Thomas immediately came to Bush's defense and trumpeted his leadership: the "95-pound weakling" had now become the "incredible hulk," he wrote. "He exudes strength, confidence and, to use a biblical term, righteousness." Coming from Cal Thomas, that was an imprimatur.

So every American, Thomas wrote, should support Homeland Security, Israel, and the president's War on Terror, including a "permanent" coalition army, comprising "a million ground troops," to find and eliminate any terrorist everywhere.

But on 9-11's second anniversary, Thomas was getting testy. "President Bush should stop saying the terrorists hate freedom," he wrote. "They do not think that way."

Already Thomas saw support for the war dragging. A "lack of resolve" at home and abroad was "a greater enemy than terrorism."

Ah. Were the people to blame? No: by 2005 Thomas conceded that "the Bush administration is partly responsible for declining poll numbers and the growing public disapproval of the war in Iraq."


...by 2005 [Cal] Thomas conceded that "the Bush administration is partly responsible for declining poll numbers and the growing public disapproval of the war in Iraq."


As more facts had emerged regarding the war, Bush had allowed allegations of dishonesty about the war to "fester." Unfortunately, however, many of those allegations were hard to refute, so public support sagged further.

After the disastrous 2006 elections that gave the Democrats the majority in both houses, Thomas dumped the happy-talk: "There are serious issues that must be addressed and resolved. Nice talk won't replace important philosophical differences and differing objectives."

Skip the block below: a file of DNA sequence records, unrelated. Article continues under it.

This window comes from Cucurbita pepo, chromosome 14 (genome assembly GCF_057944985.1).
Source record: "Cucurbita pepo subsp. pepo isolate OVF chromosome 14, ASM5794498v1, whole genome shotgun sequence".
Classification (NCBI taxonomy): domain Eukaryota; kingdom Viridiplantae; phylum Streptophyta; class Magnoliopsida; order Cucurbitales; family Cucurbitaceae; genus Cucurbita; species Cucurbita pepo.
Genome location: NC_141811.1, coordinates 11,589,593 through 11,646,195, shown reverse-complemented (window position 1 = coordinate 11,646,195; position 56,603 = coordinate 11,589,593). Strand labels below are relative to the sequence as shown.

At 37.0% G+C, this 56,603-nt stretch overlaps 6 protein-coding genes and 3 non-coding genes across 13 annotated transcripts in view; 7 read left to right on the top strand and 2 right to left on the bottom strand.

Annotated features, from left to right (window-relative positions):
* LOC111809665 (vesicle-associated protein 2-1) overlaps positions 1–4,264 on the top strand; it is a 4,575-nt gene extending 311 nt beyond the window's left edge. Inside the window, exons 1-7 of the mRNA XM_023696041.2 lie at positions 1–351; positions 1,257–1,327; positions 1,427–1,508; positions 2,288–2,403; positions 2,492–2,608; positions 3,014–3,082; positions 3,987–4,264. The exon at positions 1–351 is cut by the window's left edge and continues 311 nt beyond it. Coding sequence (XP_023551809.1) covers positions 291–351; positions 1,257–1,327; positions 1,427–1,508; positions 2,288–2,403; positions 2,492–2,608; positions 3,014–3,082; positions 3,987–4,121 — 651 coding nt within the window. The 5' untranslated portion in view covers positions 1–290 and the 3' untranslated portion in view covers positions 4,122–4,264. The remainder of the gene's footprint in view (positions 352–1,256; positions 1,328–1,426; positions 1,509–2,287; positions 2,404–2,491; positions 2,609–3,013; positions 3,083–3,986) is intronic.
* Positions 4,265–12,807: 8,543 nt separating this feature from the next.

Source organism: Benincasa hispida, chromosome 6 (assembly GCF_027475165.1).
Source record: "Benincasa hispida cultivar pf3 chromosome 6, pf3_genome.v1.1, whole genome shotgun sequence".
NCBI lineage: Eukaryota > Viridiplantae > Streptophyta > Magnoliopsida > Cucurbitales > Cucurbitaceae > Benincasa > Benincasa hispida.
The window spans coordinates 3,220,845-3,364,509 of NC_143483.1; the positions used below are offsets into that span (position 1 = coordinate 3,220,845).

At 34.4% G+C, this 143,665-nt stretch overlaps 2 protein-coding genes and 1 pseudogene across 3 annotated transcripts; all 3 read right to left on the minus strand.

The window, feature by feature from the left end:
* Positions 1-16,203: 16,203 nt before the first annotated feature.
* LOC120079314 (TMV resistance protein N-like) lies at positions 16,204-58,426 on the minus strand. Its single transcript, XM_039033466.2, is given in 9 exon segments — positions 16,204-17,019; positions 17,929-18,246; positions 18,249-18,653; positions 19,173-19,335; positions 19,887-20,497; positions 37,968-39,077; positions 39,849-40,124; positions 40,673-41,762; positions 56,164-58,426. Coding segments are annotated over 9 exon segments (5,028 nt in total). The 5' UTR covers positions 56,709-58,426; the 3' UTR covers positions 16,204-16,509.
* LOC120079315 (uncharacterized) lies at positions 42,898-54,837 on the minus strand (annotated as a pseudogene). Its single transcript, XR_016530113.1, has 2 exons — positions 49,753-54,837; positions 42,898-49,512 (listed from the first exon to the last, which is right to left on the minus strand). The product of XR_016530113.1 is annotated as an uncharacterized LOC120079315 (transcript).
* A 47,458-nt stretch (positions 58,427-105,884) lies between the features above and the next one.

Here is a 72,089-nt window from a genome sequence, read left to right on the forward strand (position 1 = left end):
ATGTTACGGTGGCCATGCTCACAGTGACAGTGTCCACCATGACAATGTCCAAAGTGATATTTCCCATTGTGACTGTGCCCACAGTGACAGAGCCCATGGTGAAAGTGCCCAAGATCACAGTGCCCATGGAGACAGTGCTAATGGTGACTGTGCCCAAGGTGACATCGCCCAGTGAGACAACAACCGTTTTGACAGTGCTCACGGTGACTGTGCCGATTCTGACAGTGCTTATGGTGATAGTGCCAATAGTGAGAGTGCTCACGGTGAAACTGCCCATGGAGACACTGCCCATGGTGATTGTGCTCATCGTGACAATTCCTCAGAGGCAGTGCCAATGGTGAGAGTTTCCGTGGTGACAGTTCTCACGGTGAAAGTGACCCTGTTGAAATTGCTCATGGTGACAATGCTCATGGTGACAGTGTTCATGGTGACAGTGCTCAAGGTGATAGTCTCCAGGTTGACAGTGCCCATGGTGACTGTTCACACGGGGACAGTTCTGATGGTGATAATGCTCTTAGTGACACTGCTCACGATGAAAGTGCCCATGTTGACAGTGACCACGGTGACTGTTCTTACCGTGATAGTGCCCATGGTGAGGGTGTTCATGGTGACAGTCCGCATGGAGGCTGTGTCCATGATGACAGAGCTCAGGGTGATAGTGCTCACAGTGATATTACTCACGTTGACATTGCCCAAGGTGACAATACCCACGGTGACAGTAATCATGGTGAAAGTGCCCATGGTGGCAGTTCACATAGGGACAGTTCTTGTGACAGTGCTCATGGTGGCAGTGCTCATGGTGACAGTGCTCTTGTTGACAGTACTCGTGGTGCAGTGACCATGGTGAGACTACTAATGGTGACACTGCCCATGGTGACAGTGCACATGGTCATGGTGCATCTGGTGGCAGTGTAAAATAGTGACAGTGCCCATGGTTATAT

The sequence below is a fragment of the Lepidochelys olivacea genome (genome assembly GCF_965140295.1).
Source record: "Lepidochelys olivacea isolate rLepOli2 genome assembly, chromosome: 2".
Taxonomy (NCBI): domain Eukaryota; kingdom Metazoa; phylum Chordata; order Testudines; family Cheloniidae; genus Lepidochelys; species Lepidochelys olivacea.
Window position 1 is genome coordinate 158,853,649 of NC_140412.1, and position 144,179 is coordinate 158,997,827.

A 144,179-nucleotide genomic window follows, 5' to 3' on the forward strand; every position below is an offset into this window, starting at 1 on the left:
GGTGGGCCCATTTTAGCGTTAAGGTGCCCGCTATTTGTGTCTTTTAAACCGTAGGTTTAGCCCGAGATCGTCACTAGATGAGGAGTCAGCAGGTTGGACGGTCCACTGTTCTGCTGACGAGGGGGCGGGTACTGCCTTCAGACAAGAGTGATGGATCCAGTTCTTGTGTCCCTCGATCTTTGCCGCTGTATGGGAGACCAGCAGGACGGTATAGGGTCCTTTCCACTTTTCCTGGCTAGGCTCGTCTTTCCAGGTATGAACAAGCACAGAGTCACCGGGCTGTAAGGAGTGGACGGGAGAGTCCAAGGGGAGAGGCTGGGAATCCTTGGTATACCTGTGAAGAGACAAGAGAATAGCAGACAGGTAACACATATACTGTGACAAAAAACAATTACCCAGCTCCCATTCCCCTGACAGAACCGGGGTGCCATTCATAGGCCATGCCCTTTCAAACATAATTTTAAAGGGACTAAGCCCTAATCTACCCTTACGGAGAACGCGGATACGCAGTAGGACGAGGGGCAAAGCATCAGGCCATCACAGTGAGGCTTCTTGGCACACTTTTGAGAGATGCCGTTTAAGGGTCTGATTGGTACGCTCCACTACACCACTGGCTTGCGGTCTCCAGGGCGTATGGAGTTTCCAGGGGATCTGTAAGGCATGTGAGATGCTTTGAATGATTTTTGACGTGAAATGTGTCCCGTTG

By 2007, things had gotten even worse. "President Bush appealed for patience as the Iraq war entered its fifth year," Thomas wrote, but "the president appeared to be pleading, not leading. Where are the convictions of conscience, the soaring rhetoric, the broad vision and the dire warnings of failure?"

Maybe Bush had lost his best speechwriter, Thomas groused.

Shades of Obama's teleprompter.

The year 2007 was indeed critical. By March, it was Thomas who was pleading: "This war will not end in the next year, in another four years, or perhaps in 100 years… If stability is achieved [in Iraq] and freedom preserved, March 20, 2003, will no longer be seen as the 'beginning' of a war, but as Independence Day for a nation whose renaissance may just turn the tide of this world war in freedom's direction."

Dream on, Cal.

Thomas was trying to feed Bush some "soaring rhetoric," but reality was far distant. Finally, in May 2007, an exasperated Thomas blamed Bush's failure on "the dominant surrender wing of the Democratic Party."

In 2008, Thomas was intemperate. "This just in: Ronald Reagan is dead and he's not coming back," he wrote. (Every Republican candidate was calling himself "another Reagan" that year, you might recall — every candidate but Dr. Ron Paul, of course.)